Challenge #01560-D099: Unintended Consequences
One man's trash is another man's treasure. -- Knitnan
Sooner or later, someone will buy it. This is the mantra of both Junker Nomads and Tall Tale Tellers alike. Some of whom do both jobs at once. The further one goes, the more one can sell it for. Unless, of course, said object is everywhere. In which case, one has to take it to the Edge Territories or beyond.
And every trader, large or small, has a minimum of one Standard Weight Unit of beads somewhere in their cargo. After all, one never knows when someone will want something shiny. And, in the rare event of a rough landing on a primitive planet, one can trade them for materials that the natives may possess. It is advisable to attempt to avoid godhood in such cases, rare though they may be.
Godhood was the last thing on Prexin's mind in this blasted wasteland. The good news was that the food printers were still working. The bad news was that they were stuck on anchovy salad. The rest of it was awful news. The ship was just about toast and, unless Prexin wanted to be stuck for the rest of their life on this rock, they would have to leave their cargo behind.
Some of it was pretty good, too. All sorts of principle demonstrations, including the flywheel, clockwork, and good, old-fashioned, flint and steel. Sometimes in the same package. Specific gravity. The centrifuge. The windmill... all elements of basic engineering that some civilisations had managed to bypass. Prexin even had a few build-your-own solar panel kits, which had come in handy for keeping the power up on their wrecked vessel.
Prexin had had to dig to find an aquifer, and then purify the water so that it was drinkable. Which meant a regrettable loss of alcohol, because they only had one still. And on the way, Prexin had found a few veins of interesting metals. Which came in handy for cannibalising the ship in order to build an escape vessel.
The natives were primitive, barely above the tech level of throwing sticks and rocks at things. They kept to their hiding places whenever Prexin was doing any EVA to gather or refine resources. They were mainly interested in keeping a big rock between themselves and anything Prexin was doing. A fact that Prexin was grateful for, since they weren't wrecking any of the equipment.
Prexin sifted out the least-swallowable beads from their cargo, and buried the rest in the remains of their iron mine. The rest of the stuff wasn't truly dangerous. Most of it was toys that pre-lithotech peoples probably couldn't figure out. The beads that couldn't be swallowed, however, were left as a combination of a gift and rent. The rest of the tech that Prexin couldn't take with them had to be smashed or otherwise ruined. Lest all that stuff become the basis for an unfair leap into dangerous territories for the natives.
Civilisations had been destroyed by advanced technology before. And no doubt they would be again. But this one, they hoped, would not be one such ruined.
Grar watched the little shell ascend into the stars. The larger shell was a ruin, but it was still interesting. Now that the strange creature had left in the smaller shell, it had to be safe. Indeed, picker-birds were already hopping around the smashed things. Grar got as close as she dared, and threw a rock at the open hole that the strange creature had left for the last time.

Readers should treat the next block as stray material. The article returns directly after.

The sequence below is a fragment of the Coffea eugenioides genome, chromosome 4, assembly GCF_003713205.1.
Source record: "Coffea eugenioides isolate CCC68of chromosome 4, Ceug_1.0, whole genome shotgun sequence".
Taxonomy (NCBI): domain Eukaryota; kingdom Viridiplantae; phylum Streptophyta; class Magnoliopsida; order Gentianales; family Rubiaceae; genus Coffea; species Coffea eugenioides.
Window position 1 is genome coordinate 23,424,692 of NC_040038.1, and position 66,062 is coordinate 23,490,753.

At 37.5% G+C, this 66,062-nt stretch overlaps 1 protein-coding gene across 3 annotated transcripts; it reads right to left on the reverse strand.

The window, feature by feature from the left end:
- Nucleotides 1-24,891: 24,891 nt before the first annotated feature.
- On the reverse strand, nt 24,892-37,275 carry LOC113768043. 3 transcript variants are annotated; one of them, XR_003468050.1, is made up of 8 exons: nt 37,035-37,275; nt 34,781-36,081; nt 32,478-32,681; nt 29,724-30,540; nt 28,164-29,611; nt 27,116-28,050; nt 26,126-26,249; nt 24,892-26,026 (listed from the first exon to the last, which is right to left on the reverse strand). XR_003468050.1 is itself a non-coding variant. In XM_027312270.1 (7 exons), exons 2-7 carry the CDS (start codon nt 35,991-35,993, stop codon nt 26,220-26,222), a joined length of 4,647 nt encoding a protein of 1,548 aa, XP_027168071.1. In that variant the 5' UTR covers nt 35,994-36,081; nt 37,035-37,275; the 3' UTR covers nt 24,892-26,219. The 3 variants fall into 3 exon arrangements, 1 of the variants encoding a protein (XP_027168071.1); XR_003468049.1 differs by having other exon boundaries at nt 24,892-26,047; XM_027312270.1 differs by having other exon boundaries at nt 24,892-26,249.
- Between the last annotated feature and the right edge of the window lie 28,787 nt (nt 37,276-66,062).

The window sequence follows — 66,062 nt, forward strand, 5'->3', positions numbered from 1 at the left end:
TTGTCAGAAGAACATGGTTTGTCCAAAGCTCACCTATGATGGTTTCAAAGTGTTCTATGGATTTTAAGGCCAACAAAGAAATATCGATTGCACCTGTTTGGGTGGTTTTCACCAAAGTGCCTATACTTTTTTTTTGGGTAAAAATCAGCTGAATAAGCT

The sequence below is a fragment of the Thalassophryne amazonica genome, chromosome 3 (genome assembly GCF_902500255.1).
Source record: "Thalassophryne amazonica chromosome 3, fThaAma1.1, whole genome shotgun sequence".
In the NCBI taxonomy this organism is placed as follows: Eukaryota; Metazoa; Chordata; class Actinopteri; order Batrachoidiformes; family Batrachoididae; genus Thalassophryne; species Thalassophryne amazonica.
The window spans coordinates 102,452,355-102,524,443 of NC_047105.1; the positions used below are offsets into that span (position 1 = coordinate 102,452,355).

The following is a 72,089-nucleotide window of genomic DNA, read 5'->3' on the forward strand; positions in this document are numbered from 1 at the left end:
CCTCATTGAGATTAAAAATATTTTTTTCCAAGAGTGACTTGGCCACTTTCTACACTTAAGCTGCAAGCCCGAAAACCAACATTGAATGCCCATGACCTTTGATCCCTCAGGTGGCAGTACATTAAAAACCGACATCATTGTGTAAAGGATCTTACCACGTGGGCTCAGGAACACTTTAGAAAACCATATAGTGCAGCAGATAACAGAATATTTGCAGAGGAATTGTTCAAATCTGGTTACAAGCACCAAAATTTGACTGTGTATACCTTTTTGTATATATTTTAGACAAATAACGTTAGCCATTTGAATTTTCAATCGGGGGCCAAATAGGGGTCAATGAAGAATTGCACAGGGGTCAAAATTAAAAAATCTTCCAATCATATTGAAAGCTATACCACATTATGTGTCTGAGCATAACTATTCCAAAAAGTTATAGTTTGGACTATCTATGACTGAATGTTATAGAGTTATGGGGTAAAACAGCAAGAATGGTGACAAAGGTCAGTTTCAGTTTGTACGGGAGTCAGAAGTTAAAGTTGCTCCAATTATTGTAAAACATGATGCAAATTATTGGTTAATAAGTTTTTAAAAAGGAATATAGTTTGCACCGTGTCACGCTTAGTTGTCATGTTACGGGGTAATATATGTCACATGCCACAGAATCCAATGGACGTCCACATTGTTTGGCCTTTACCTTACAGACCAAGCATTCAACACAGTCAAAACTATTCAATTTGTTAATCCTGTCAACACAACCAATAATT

No more strange creatures. Grar had wondered if it was just one, or many. She dashed up to the larger shell and bashed it with a stick. It made a loud noise, but did nothing. Everything around this place was doing nothing. The hole the creature dug lead to sweet water, and some other caves that were dull and uninteresting and in danger of falling in on themselves. Grar avoided those, but the water was good.
She had seen the creature use... things... to carry lots of water. There weren't any of those things around, but part of one of the creature-built things looked good enough. Grar snatched it and scurried down to the water. Then, after a few false tries, carried the water up to her tribe-mates.
Zug was hitting rocks together like the strange creature had, just after the big shell had fallen from the stars. Little Mers was turning the bent stick of the unnatural stone that made sparks, but she wasn't making sparks.
The tribe clustered around Grar's moving pool, each dipping their hands to drink the sweet water. This was a good place, and Tek even managed to brain a few picker-birds for the tribe to eat. Zug made a sharp rock out of two rocks by hitting it a lot, and started using the sharp edge on some dry wood.
It came apart a lot easier because of the sharp rock.
But it was Sim, helping Mers play with the sparking stone, who worked out that the sparks came when something hard was pressed against the spinning stone. Sparks and dead wood made fire. And fire kept the howling things away.
Grar didn't waste time worrying about the thing from the sky. It had come, it had shown the tribe some interesting things, and it had gone. If it ever came again, she and her daughters would watch, and see what things it did with fire and earth to make the shining stuff. There wasn't a lot of it around, any more. The shining stuff looked... very interesting.
As to what could be done with the colourful things with the holes through them... that was going to take some effort and play. But they were pretty. Pretty things were always worth carrying around. She could put a stick or a reed through them. And tangle the ends so that they stayed together. That would keep them until the tribe worked out anything else to do with them.
In the meantime, Grar wanted to know what would happen if you hit a larger animal with a sharp rock...
: Bet you never knew those sparking wind-up toys would be useful this far into the future.
[Image (c) Can Stock Photo / jgaunion]
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